Paraná is the largest wheat producer in Brazil: in the last harvest, 2.7 million tons of grain were harvested in an area of one million hectares. But it is a small portion of the production that has shone in the hands of Brazilian chefs and bakers: the organic wheat from the southwest of the state.
The growth of bakeries that work with slow and wild fermentation in Brazil in recent years is one of the responsible for the fame that Capanema and Royalty wheat has conquered. “It coincided with organic production using the gluten-rich wheat breeder variety, which makes it possible to make a bread with high volume, high hydration and large alveoli,” says René Seifert, professor and researcher at UTFPR and founder of Pão em Casa. encourages the production of natural fermentation bread. In conventional wheat, the variety was used to add protein content to baking blends.
More than a striking flavor or aroma that differs from conventional wheat, the interest of professional cooks in organic wheat is to foster family farming and the freshness of the ingredient, which is milled in small batches with little storage time. Paraná has a tradition of cultivating more rustic cereals, such as rye, because of climate and temperature variation, especially in the metropolitan region of Curitiba and Campos Gerais.
There are no data on organic wheat production in Paraná, according to the Superintendence of the Ministry of Agriculture, Livestock and Supply, but the main destination of organic wheat is the food industry that produces cookies and pasta and the suppliers of the National School Feeding Program (PNAE). , which guarantees a quota of 30% of the budget for organic food. “We didn’t have much of a pretense to provide for chefs, but after Paola Carosella was here, other chefs started looking for us,” says Mauro Reichert, founder and director of Royal Biorgânica, recalling the chef’s visit in 2017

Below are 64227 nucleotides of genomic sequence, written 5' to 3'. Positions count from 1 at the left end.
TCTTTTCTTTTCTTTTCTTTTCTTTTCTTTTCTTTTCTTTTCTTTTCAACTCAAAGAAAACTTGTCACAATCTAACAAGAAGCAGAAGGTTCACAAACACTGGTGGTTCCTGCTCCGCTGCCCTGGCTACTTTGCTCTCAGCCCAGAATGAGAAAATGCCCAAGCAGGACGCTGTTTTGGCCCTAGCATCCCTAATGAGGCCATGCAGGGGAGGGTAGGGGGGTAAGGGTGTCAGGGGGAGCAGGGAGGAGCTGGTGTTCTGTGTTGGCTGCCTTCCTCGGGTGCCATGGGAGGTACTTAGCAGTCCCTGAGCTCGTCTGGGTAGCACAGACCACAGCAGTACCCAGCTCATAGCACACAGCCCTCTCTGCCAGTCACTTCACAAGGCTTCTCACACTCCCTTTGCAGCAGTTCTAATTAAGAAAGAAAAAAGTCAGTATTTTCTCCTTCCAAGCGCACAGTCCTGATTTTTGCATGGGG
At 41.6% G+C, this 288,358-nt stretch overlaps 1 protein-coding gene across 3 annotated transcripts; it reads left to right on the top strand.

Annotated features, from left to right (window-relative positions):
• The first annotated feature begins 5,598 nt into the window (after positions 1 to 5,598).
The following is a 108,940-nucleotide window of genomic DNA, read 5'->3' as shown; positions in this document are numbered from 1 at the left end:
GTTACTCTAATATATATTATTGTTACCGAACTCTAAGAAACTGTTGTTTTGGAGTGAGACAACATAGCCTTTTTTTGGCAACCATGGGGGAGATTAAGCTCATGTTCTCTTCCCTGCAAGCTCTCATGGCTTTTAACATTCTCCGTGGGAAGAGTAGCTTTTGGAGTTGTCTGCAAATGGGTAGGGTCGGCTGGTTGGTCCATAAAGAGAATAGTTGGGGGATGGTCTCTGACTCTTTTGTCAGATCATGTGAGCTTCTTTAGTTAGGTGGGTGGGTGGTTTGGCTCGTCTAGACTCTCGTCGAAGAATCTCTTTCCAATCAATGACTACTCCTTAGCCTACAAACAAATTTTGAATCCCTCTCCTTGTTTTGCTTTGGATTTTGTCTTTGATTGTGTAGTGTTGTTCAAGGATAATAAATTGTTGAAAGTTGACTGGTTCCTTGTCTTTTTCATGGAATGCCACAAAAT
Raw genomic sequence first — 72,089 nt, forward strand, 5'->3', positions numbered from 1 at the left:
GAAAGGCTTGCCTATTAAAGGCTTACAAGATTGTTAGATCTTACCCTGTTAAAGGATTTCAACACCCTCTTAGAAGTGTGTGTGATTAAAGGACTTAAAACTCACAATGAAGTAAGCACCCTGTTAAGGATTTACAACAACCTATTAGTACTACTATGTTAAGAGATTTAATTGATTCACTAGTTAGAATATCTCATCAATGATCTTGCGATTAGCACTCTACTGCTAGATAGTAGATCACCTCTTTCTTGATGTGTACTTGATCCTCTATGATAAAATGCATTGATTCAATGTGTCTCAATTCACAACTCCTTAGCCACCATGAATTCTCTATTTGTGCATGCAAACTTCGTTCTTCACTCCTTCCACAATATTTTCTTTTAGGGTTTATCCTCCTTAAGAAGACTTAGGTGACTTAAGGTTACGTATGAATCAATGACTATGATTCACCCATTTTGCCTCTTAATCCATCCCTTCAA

In addition to Paola (Arturito and La Guapa, SP, also a MasterChef Brazil judge), who publicly praised Capanema’s wheat, chefs such as Rodrigo Oliveira (Mocotó and Balaio IMS, SP) and Papoula Ribeiro (formerly Padoca do Maní and Cór Bakehouse, in SP) are some of the cooks who started using organic Parana wheat from 2017.
The good news came to them through the performance of young chef Cesar Costa. He and partner Luiz Simões traveled around Brazil by car after organic suppliers before opening Corrutela in April 2018. That was when he arrived in the Capanema region and discovered the organic wheat from Biorgânica. “Everyone used imported flour. The region became the largest organic hub in Brazil in 2012 and 2013, but it was geared towards industry, ”recalls the 28-year-old chef.
In the menu of Corrutela, natural fermentation bread to clean the dish and popcorn to add crispness in the dishes. “Bread is sold in portions, so that people realize that there is a work of raw material and processing from flour to bread. It’s not something you can take comfortably, ”says Costa.
High demand, low supply